By the way, a RAWS site, Mining Ridge, just 18 miles southeast of Big Sur measured 69.05" during Jan-Feb this year).
Wettest Single Month on Record for Big Sur
1. 27.21" December 1955
2. 26.47" January 1995
3. 25.49" January 2017
4. 24.30" February 1998
5. 22.39" February 1940
So we can see from the above statistics that it is not surprising that the Big Sur Coast portion of Rt. 1 has been severely compromised this winter. The highway’s construction (the portion between Carmel and San Simeon that includes Big Sur) was completed in 1937 and its maintenance ever since has been a regular, virtually annual, chore of clearing mud and rock slides, repairing bridges, and shoring up roadside cliffs.

A small obstacle blocks Rt. 1 south of Big Sur following a storm during the winter of 1994-1995, the 4th-wettest season on record. Glad I wasn’t exactly there at the moment this occurred. Image credit: Caltrans, via Wikimedia Commons.
With the demolition of the Pfeiffer Canyon Bridge, and a six- to nine-month period of reconstruction, it is hard to imagine how the residents and business south of the construction site will be able to cope. The Sacramento Bee sent two journalists to the site on March 20, and they reported: “”East of the bridge, a 2-foot-wide trail is under construction to allow people who live south of the damaged span to bypass it by walking about 30 minutes each way through steep terrain. Fire brigade escorts will bring them back and forth in the morning and evening. ‘It's a godsend compared to what we have now, which is nothing,’ said Big Sur Chamber of Commerce President Kirk Gafill, owner of the historic Nepenthe Restaurant. ‘People are going to be in the best shape of their lives.’”

The Pfeiffer Canyon Bridge in Big Sur was demolished by Caltrans on March 19. Caltrans estimates it will take perhaps to the end of this year to rebuild it. A two-foot wide zigzagging trail is being constructed so residents can reach the other side of the canyon for shopping and school.
An estimated three to four million tourists visit the Big Sur Coast every year and the Village of Big Sur is financially dependent on this traffic. It remains unclear how the village of Big Sur will endure for the rest of the year without this stream of income from tourism. The Post Ranch Resort alone generates an estimated $12 million in revenue. In fact, businesses all along Rt. 1 from Carmel to Cambria will be affected by the bridge closure.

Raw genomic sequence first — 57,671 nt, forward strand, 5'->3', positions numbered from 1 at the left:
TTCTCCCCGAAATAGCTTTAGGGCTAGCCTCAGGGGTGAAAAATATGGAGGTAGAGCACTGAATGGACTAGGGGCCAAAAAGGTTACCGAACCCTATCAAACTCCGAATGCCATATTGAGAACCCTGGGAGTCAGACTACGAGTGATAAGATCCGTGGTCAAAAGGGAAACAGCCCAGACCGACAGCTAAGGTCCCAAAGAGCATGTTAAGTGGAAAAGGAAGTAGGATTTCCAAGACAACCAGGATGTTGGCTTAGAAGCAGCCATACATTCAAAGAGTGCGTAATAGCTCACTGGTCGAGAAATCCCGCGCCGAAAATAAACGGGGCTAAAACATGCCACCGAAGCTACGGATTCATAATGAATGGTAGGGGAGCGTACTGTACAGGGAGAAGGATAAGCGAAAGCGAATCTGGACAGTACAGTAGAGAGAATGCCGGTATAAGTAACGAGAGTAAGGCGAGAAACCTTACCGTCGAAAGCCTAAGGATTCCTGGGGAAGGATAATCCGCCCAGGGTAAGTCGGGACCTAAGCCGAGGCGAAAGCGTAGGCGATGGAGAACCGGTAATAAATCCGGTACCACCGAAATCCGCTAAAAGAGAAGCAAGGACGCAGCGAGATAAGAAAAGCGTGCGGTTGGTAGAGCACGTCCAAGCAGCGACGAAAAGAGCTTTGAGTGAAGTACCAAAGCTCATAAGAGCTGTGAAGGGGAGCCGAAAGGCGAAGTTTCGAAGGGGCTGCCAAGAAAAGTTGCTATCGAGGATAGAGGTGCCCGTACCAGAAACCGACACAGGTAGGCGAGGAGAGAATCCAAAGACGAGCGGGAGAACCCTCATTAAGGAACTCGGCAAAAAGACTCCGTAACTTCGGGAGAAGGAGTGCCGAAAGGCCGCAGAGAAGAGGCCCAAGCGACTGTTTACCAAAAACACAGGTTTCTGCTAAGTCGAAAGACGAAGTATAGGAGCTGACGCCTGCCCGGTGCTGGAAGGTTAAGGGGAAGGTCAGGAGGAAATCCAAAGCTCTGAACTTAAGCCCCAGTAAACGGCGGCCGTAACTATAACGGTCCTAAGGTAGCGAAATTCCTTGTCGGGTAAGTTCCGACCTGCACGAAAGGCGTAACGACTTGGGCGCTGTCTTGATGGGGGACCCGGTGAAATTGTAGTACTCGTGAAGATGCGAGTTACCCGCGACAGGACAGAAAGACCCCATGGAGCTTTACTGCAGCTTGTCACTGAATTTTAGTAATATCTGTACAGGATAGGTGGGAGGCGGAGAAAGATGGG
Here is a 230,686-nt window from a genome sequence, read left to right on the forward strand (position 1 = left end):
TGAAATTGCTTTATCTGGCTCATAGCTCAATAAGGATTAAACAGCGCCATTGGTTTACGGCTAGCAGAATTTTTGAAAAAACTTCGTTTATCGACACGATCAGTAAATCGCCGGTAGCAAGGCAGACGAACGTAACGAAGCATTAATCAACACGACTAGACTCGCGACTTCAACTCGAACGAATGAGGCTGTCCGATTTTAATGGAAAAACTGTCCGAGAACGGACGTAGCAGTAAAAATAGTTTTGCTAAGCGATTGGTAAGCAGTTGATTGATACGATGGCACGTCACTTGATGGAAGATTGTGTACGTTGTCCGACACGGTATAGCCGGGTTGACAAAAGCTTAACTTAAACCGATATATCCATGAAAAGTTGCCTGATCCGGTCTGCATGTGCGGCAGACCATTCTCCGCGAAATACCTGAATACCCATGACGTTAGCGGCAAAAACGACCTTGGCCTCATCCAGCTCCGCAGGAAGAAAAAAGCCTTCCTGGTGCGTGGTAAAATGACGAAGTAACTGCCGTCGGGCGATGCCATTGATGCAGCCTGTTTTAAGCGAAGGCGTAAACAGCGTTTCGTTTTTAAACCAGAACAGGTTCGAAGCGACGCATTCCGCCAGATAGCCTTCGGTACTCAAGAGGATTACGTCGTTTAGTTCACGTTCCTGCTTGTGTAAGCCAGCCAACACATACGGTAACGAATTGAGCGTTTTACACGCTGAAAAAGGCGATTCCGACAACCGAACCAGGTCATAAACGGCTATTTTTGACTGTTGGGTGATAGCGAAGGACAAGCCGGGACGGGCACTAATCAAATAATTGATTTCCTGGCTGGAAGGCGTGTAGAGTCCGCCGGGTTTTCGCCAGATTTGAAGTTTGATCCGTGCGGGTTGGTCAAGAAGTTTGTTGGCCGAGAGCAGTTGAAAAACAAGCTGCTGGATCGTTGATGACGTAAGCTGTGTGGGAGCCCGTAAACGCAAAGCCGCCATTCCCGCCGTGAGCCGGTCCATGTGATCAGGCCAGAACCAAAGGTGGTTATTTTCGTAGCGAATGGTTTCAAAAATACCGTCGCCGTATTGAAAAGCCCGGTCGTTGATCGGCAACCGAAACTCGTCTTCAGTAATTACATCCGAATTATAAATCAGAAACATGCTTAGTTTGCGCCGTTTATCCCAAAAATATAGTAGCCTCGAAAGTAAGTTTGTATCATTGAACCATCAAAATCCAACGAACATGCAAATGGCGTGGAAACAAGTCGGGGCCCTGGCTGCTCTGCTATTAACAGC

The truly spectacular portion of the route actually begins just south of the bridge (which is why the most famous and upscale resorts in the Big Sur area are located there). From that point on down to Gorda (a gas station and camp ground) the Santa Lucia Mountain Range rise dramatically above the ocean: the summit of the highest mountain, Cone Peak (elevation 5,155 feet) is just three miles from the shoreline above Lucia. This is the most stunning portion of the entire route.

A spectacular view of Cone Peak (elevation 5,155") looking north along Rt. 1 from Pacific Valley. Photo by Jill Homer from her blog about climbing the mountain back in 2014. See more great images by Jill of this area here.
So the only way to visit this section of the coast (and the resorts in the south part of Big Sur Village) is to drive up Rt. 1 from the south—a 70-mile, three-hour journey from Cambria—and then turn around and head back the same way. Needless to say, 90% of the tourist traffic visiting Big Sur coming from the south normally would see the Village of Big Sur as a stop over on their way to Monterey and the San Francisco Bay Area. Likewise, 90% of tourists wanting to visit Big Sur coming from the north (i.e. Monterey and the San Francisco Bay Area) will not be able to access the most scenic part of the route and its resorts beyond the bridge closure. In other words, I can envision that very few tourists will be visiting anywhere along Rt. 1 between Carmel/Monterey to the north and San Simeon/Cambria to the south for the rest of the year.
I cannot recall an instance previous to this when a significant U.S. tourist destination will have been essentially shut down as a result of a weather event for such a long period of time.
KUDOS: Thanks to Jan Null (Golden Gate Weather Services) for the Big Sur precipitation statistics.
Christopher C. Burt
Weather Historian


The views of the author are his/her own and do not necessarily represent the position of The Weather Company or its parent, IBM.